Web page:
Then in SIGAR’s most recent quarterly report, published on January 30, the watchdog said that it hasn’t been able to report on some of the Afghan reconstruction costs because the Defense Department has not provided the relevant requested information, despite repeated requests since 2018. “Therefore, SIGAR reporting does not include costs of training and advising programs such as the Train Advise Assist Commands, the Security Force Assistance Brigades, the Ministry of Defense Advisors program, the Afghanistan Hands Program, and the DoD Expeditionary Civilian program; support provided to members of the NATO Resolute Support Mission; and certain advisory and support costs of the Combined Security Transition Command-Afghanistan and its successor, the Defense Security Cooperation Management Office-Afghanistan.”
A U.S. defense official told Government Executive that the Defense Department has a long history of providing information to SIGAR, but in terms of this request they’re asking for data that’s not broken down the way they think it is. “At the end of the day, this all just boils down to the complexities of government funding,” the official said.
Also, the Defense Department “is well aware of SIGAR’s recent report seeking to determine the factors that led to the collapse of the Afghan National Defense and Security Forces,” said Army Lt. Col. Rob Lodewick, the Defense Department’s Afghanistan spokesperson. “Since SIGAR’s inception, DoD has contributed to and facilitated their work—a fact the report echoes in its opening pages.”
Lodewick added: “While we take exception to SIGAR’s assertions of non-cooperation and address them accordingly in our official response in Appendix II, the department will continue to facilitate SIGAR’s work moving forward for security and defense-related matters concerning Afghanistan.”
A State Department spokesperson said that the department has given SIGAR responses “to dozens of questions, as well as thousands of pages of responsive documents, analyses and spreadsheets describing dozens of programs that were part of the U.S. government’s reconstruction effort in Afghanistan,” adding that “we are frequently, regularly working with SIGAR within the scope of its statutory mandate.”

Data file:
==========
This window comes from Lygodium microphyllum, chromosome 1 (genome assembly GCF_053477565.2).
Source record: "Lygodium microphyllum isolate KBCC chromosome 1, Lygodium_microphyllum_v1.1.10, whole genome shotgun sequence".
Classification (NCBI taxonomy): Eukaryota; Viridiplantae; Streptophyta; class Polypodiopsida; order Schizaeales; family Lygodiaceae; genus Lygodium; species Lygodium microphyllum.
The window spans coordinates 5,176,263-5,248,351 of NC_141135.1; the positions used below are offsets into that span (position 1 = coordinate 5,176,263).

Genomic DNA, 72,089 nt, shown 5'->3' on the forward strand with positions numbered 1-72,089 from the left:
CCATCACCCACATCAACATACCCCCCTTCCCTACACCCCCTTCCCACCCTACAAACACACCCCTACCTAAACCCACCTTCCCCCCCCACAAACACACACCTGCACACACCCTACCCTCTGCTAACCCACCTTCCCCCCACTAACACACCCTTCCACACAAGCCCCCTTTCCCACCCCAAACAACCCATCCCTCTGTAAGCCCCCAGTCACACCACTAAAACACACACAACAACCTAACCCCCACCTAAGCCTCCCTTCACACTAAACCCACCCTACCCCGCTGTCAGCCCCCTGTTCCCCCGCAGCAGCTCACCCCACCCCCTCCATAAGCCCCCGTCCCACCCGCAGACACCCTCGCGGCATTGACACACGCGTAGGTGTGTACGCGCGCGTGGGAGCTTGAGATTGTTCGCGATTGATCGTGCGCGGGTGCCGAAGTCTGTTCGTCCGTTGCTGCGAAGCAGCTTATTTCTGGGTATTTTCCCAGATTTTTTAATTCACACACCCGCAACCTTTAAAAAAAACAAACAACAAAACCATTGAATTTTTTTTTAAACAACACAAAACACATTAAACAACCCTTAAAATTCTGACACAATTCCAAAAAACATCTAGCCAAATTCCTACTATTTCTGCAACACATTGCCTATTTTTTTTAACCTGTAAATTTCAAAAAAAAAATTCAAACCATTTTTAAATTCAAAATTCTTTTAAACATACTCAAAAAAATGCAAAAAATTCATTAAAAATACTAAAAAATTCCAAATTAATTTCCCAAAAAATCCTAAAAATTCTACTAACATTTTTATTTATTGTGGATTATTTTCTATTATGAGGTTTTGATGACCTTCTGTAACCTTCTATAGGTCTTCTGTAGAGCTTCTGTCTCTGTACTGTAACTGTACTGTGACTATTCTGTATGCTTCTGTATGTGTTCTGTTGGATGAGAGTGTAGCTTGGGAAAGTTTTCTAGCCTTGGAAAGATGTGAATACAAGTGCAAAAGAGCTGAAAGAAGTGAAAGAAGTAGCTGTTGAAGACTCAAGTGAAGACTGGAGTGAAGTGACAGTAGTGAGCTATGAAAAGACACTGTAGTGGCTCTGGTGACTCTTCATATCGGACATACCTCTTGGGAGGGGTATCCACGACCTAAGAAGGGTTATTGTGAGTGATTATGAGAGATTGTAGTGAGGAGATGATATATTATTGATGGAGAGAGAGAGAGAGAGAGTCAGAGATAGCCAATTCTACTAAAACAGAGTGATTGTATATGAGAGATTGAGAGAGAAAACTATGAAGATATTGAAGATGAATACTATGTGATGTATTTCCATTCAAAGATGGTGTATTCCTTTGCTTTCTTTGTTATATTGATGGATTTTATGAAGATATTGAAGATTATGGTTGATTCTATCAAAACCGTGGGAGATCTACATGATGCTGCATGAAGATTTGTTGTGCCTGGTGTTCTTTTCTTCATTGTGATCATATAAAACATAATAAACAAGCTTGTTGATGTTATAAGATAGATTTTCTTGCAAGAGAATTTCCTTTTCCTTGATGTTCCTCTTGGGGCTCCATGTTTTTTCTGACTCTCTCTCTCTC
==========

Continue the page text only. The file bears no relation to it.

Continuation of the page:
In addition to SIGAR, the State Department is continuing to cooperate with congressional committees and agency IGs “that have jurisdiction over aid that the United States is currently providing to Afghanistan, including the $1.1 billion in humanitarian aid that has been provided since August 2021.”
Similarly, a USAID spokesperson said that the agency “routinely and regularly provides information to multiple oversight bodies—such as SIGAR, Congress, and both State and USAID’s inspectors general.” As for SIGAR specifically, “we are frequently and regularly working with SIGAR on their requests.” Since the day the Taliban completed its takeover of Afghanistan, which was August 15, 2021, “we have participated in more than 35 congressional briefings and responded to nearly 50 questions from Congress on Afghanistan.”
The chaotic U.S. withdrawal from Afghanistan is one of the top investigative priorities for the Republican-controlled House. The House Oversight and Reform Committee, which has been raising concerns about the alleged lack of responsiveness from the agencies to SIGAR since Republicans were in the minority––sent letters to six top White House and agency officials last month asking for information about the withdrawal and reiterating concerns about transparency.